• behavioural ecology;
  • dispersal;
  • mating behaviour;
  • microsatellites;
  • social system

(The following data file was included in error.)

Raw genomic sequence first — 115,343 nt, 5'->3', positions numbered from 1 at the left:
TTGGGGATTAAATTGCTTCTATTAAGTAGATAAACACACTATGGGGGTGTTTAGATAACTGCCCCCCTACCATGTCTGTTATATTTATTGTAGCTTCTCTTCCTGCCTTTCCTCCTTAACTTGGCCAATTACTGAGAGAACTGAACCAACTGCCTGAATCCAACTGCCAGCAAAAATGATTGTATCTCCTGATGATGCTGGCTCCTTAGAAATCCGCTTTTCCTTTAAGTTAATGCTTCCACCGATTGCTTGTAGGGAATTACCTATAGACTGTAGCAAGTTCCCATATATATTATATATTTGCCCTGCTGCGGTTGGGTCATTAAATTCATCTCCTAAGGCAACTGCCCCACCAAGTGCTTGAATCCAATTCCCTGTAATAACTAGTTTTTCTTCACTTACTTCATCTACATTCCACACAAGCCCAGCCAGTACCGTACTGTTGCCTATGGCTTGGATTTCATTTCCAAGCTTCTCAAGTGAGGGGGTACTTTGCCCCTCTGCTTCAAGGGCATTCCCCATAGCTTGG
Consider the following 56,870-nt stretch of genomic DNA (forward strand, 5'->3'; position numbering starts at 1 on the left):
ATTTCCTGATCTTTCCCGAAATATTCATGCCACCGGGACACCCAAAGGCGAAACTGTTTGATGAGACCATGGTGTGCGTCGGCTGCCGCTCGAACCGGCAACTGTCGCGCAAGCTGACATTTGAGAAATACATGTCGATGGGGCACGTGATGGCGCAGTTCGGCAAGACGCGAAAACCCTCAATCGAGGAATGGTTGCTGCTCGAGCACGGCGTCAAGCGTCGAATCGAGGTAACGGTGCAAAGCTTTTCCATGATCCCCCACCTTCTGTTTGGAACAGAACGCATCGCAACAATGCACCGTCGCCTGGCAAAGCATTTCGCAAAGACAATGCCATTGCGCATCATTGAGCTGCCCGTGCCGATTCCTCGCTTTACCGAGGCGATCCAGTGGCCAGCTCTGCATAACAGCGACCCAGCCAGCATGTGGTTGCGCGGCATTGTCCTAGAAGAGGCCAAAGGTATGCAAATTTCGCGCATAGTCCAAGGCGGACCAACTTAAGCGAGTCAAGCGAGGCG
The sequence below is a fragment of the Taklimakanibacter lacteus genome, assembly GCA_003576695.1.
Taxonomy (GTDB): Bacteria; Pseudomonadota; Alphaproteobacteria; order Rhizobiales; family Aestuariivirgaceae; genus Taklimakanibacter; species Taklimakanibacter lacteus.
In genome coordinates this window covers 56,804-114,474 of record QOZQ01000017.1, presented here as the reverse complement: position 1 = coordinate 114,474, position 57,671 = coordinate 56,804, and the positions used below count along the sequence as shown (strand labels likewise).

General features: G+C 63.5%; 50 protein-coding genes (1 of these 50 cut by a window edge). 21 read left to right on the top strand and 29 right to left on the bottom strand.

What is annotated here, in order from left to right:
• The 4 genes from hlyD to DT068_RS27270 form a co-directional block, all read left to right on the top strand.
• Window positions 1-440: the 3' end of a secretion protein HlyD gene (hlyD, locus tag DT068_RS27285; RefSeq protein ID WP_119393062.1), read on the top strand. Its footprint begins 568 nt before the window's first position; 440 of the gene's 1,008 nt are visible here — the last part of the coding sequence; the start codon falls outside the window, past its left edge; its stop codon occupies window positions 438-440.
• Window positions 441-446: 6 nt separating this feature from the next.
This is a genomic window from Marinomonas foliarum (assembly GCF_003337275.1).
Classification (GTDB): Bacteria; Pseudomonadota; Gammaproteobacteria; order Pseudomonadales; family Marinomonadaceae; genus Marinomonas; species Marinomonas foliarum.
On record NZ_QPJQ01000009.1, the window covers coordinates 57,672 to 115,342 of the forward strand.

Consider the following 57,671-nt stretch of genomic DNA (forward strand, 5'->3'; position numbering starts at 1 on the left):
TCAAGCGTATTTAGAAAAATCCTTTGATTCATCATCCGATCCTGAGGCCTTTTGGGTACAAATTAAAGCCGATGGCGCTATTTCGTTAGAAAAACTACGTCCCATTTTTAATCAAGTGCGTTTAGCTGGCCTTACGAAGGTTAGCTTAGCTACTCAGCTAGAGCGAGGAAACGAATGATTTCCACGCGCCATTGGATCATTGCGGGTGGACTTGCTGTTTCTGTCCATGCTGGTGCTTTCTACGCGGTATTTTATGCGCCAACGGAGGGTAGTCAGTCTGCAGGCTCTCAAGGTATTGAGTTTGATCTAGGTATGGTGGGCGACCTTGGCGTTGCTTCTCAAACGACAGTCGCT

Abstract We use 14 microsatellites to examine the genetic structure of a lion (Panthera leo L.) population in southern Tanzania. Heterozygosity levels were high (0.75 ± 0.08). Relatedness estimates showed that prides often had close relatives in neighbouring prides, whereas few relatives were found in prides not sharing a border. The drop-off in relatedness with distance was highly significant. Female pridemates exhibited a higher mean relatedness (0.26 ± 0.07) to one another than did pride males (0.11 ± 0.07). Mean relatedness among females was significantly higher in small prides than in large ones. Prides exhibited significant inbreeding avoidance (FIL: −0.11). Mating did not detectably differ from random across prides (FIT: −0.02 ns). In addition to being recognizable behavioural and demographic units, prides were statistically distinct genetic units (FLT: 0.07). Some neighbouring prides grouped together both geographically and genetically, forming ‘superprides’ in the population (FZT = 0.05). Thus, although individual prides were genetically distinct, there was an important genetic structure above the level of social groups.